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Math Help - two-body spring problem

  1. #1
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    two-body spring problem

    Two particles are bound to one another by a spring that is at equilibrium only when the two particles are adjacent (effectively in the same location).

    \frac{d^2x_1}{dt^2} = -k(x_2-x_1)
    \frac{d^2x_2}{dt^2} = -k(x_1-x_2)

    I haven't got the slightest idea what to do. Every manipulation I've tried has been a dead end, leading to something like 2=2 or something similarly stupid. >_<
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  2. #2
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    Quote Originally Posted by Zizoo View Post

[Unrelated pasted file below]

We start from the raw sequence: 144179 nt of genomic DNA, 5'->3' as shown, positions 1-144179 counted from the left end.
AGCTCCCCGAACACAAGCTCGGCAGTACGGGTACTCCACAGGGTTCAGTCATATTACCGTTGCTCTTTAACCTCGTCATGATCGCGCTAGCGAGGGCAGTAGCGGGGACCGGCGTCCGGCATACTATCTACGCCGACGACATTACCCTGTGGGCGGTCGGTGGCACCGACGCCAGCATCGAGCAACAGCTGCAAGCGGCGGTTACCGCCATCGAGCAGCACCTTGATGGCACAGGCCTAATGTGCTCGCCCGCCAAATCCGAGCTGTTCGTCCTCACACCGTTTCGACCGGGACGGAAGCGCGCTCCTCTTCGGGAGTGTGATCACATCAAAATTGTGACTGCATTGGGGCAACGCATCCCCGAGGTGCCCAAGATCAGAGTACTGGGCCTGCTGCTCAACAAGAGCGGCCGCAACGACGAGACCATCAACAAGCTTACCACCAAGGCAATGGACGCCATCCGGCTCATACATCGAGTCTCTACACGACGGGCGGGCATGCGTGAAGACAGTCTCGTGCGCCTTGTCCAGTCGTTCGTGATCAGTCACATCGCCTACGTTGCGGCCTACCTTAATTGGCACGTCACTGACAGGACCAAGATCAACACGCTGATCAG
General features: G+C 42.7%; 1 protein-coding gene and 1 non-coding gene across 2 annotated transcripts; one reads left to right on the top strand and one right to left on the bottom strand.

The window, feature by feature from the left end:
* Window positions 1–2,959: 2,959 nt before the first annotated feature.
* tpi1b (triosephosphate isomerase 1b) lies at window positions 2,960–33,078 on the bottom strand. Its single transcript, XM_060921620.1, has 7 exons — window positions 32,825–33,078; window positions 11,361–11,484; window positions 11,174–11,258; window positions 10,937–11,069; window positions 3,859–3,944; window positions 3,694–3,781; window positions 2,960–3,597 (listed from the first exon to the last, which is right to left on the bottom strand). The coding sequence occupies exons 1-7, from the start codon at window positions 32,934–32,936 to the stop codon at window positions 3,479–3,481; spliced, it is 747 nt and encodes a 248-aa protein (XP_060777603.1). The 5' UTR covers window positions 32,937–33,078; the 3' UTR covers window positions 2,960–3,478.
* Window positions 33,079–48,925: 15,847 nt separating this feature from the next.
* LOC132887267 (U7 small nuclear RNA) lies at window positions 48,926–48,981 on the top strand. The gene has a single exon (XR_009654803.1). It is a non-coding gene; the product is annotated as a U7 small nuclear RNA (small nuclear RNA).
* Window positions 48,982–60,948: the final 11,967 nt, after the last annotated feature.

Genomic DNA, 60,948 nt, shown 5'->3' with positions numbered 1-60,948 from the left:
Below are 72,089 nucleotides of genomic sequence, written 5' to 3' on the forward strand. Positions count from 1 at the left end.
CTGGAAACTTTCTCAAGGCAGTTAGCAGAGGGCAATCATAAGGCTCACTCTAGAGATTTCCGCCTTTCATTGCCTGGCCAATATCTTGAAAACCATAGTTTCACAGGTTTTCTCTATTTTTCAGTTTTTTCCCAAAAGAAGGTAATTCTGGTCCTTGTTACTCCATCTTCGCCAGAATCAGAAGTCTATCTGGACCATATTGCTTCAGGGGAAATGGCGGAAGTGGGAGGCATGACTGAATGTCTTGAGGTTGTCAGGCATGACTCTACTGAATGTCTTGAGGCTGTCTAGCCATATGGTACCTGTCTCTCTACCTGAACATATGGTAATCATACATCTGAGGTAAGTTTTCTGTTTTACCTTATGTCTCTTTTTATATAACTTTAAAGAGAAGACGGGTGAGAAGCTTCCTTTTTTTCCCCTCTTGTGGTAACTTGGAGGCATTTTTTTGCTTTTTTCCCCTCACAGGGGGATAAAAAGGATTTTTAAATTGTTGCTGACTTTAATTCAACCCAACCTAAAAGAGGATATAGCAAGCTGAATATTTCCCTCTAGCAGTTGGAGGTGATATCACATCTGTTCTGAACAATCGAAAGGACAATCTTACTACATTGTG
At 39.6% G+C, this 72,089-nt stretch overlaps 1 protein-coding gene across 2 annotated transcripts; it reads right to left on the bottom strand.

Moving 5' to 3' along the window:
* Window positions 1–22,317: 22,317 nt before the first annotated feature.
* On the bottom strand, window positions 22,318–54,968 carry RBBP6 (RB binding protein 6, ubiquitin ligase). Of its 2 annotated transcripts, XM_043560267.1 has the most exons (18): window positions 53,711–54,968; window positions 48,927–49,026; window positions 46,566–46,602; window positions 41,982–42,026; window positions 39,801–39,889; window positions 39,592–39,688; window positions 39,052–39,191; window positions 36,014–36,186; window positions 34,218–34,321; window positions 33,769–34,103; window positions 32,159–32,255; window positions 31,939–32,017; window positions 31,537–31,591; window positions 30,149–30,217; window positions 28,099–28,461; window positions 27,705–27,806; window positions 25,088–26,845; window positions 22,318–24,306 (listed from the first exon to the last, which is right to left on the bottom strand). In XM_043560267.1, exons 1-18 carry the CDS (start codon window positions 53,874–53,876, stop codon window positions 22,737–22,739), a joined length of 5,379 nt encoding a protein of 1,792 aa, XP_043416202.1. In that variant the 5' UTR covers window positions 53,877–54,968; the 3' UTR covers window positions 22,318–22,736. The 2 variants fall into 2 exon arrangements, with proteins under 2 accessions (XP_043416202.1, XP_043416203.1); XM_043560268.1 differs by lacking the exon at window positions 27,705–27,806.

Two particles are bound to one another by a spring that is at equilibrium only when the two particles are adjacent (effectively in the same location).

    \frac{d^2x_1}{dt^2} = -k(x_2-x_1)
    \frac{d^2x_2}{dt^2} = -k(x_1-x_2)

    I haven't got the slightest idea what to do. Every manipulation I've tried has been a dead end, leading to something like 2=2 or something similarly stupid. >_<
    Hi

    If you subtract the 2 equations you will get

    \frac{d^2}{dt^2}(x_1-x_2) = 2k(x_1-x_2)

    which means that x_1 - x_2 is a solution of \frac{d^2X}{dt^2} = 2kX

    Does this help ?
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  3. #3
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    Hm, yes, I suppose it does. I keep trying to build myself up to other, harder problems I have to solve eventually for my game with smaller steps, but the answers can't really be applied in the higher-level issues.

    I wanted to find Taylor polynomials for the motion of objects in a game with gravitation (high gravitational constant) and spring forces and maybe some other stuff, but I'm starting to think I may just need to find a way to break the linear approximations into smaller steps between frames or something....
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